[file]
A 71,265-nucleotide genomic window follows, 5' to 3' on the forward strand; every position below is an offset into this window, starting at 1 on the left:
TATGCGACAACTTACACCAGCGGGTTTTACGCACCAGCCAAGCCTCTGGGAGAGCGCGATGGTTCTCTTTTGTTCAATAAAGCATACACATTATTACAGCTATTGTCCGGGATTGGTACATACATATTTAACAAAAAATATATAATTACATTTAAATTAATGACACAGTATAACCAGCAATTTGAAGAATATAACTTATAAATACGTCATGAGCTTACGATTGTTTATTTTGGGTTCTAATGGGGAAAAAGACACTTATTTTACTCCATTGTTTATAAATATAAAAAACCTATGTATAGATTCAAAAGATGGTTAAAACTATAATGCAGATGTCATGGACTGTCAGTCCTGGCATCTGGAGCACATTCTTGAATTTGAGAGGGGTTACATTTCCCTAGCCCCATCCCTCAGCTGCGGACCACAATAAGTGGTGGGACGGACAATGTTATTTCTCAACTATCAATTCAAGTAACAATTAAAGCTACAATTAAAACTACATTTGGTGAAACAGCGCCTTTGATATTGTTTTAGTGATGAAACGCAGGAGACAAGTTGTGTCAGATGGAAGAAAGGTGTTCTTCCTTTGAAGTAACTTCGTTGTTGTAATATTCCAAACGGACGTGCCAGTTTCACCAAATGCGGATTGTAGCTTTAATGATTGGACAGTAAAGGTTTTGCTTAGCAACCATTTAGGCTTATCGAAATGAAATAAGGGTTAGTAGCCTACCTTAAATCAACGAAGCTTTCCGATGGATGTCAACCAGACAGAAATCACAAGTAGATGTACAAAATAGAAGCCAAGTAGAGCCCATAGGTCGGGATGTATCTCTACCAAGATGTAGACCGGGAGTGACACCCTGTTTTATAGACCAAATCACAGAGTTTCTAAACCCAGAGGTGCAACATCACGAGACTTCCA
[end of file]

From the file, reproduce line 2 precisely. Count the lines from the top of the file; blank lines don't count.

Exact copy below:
TATGCGACAACTTACACCAGCGGGTTTTACGCACCAGCCAAGCCTCTGGGAGAGCGCGATGGTTCTCTTTTGTTCAATAAAGCATACACATTATTACAGCTATTGTCCGGGATTGGTACATACATATTTAACAAAAAATATATAATTACATTTAAATTAATGACACAGTATAACCAGCAATTTGAAGAATATAACTTATAAATACGTCATGAGCTTACGATTGTTTATTTTGGGTTCTAATGGGGAAAAAGACACTTATTTTACTCCATTGTTTATAAATATAAAAAACCTATGTATAGATTCAAAAGATGGTTAAAACTATAATGCAGATGTCATGGACTGTCAGTCCTGGCATCTGGAGCACATTCTTGAATTTGAGAGGGGTTACATTTCCCTAGCCCCATCCCTCAGCTGCGGACCACAATAAGTGGTGGGACGGACAATGTTATTTCTCAACTATCAATTCAAGTAACAATTAAAGCTACAATTAAAACTACATTTGGTGAAACAGCGCCTTTGATATTGTTTTAGTGATGAAACGCAGGAGACAAGTTGTGTCAGATGGAAGAAAGGTGTTCTTCCTTTGAAGTAACTTCGTTGTTGTAATATTCCAAACGGACGTGCCAGTTTCACCAAATGCGGATTGTAGCTTTAATGATTGGACAGTAAAGGTTTTGCTTAGCAACCATTTAGGCTTATCGAAATGAAATAAGGGTTAGTAGCCTACCTTAAATCAACGAAGCTTTCCGATGGATGTCAACCAGACAGAAATCACAAGTAGATGTACAAAATAGAAGCCAAGTAGAGCCCATAGGTCGGGATGTATCTCTACCAAGATGTAGACCGGGAGTGACACCCTGTTTTATAGACCAAATCACAGAGTTTCTAAACCCAGAGGTGCAACATCACGAGACTTCCA